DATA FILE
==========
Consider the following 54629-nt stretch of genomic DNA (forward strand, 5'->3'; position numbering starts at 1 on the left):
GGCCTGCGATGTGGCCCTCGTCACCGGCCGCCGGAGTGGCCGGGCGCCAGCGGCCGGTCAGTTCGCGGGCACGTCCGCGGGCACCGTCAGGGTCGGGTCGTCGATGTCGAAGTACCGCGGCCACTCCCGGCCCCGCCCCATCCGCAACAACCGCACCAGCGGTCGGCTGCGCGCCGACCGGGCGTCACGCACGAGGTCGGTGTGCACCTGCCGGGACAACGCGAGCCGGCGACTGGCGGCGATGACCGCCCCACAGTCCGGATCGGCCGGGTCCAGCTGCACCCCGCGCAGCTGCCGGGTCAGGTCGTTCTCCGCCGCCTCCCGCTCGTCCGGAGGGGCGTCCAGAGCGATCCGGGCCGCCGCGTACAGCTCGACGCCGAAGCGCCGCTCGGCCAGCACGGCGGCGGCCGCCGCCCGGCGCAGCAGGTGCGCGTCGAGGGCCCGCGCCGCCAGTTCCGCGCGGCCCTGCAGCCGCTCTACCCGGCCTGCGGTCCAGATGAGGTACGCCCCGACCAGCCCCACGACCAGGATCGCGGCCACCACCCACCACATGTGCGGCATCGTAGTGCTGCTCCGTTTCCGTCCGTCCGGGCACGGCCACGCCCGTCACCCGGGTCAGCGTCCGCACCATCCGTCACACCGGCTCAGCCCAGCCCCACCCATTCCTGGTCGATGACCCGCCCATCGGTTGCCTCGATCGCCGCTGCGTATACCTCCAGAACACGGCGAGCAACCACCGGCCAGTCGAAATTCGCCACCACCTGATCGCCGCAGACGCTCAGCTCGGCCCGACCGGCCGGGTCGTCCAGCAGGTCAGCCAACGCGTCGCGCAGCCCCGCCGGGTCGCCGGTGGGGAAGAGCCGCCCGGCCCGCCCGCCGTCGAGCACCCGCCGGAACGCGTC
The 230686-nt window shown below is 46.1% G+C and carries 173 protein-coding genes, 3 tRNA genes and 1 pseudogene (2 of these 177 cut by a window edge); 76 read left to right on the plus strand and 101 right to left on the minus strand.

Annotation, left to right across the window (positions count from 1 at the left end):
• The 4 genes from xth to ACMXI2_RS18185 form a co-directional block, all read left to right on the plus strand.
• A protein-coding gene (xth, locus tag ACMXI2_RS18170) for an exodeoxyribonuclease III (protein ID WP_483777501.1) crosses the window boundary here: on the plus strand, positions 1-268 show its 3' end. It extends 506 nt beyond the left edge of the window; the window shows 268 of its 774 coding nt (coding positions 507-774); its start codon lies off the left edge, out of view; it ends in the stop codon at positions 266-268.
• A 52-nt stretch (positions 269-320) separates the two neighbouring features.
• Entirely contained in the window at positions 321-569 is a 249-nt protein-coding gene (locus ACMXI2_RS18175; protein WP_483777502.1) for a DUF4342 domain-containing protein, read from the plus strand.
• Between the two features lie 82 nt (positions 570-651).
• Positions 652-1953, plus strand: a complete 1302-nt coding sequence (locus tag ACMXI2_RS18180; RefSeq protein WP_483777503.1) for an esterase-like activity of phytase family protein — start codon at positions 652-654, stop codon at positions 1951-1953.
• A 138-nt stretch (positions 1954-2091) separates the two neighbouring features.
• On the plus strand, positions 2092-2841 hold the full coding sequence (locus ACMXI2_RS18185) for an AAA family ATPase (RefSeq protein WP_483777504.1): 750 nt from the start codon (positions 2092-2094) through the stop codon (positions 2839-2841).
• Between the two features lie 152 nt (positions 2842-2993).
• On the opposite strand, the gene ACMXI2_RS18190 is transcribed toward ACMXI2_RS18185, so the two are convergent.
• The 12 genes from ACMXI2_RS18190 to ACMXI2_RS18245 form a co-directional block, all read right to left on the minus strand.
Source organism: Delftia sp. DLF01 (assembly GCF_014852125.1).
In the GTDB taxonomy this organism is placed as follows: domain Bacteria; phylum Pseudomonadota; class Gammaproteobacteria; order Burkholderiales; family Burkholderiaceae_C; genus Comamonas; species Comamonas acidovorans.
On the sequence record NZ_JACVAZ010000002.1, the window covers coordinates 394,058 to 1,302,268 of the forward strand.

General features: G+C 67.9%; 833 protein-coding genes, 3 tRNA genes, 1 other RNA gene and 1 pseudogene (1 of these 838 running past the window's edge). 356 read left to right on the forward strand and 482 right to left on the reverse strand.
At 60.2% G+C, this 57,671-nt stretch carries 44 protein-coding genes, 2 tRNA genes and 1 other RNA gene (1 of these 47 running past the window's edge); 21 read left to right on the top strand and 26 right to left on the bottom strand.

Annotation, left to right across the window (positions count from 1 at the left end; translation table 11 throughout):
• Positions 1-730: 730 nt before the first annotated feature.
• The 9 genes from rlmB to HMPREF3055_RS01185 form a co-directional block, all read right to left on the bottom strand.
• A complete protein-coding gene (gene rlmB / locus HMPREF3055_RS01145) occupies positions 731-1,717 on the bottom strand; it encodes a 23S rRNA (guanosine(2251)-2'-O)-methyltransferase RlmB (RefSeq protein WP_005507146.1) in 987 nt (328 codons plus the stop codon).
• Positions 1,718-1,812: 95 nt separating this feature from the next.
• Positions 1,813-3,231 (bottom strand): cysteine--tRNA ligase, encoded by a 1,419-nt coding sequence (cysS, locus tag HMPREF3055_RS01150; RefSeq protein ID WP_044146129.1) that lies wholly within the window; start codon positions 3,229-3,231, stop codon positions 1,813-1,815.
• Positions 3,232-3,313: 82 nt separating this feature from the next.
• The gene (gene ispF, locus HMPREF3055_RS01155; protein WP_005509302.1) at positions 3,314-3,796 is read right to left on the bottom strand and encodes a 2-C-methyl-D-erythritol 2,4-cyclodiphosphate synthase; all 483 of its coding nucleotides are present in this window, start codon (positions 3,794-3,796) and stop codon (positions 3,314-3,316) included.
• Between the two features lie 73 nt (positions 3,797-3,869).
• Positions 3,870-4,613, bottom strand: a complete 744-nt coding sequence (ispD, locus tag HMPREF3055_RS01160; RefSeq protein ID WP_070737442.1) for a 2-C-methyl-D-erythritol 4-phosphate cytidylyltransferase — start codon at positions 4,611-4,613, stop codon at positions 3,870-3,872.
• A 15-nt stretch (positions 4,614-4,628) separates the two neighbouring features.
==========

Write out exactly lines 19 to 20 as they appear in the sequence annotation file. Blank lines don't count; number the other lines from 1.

General features: G+C 67.9%; 833 protein-coding genes, 3 tRNA genes, 1 other RNA gene and 1 pseudogene (1 of these 838 running past the window's edge). 356 read left to right on the forward strand and 482 right to left on the reverse strand.
At 60.2% G+C, this 57,671-nt stretch carries 44 protein-coding genes, 2 tRNA genes and 1 other RNA gene (1 of these 47 running past the window's edge); 21 read left to right on the top strand and 26 right to left on the bottom strand.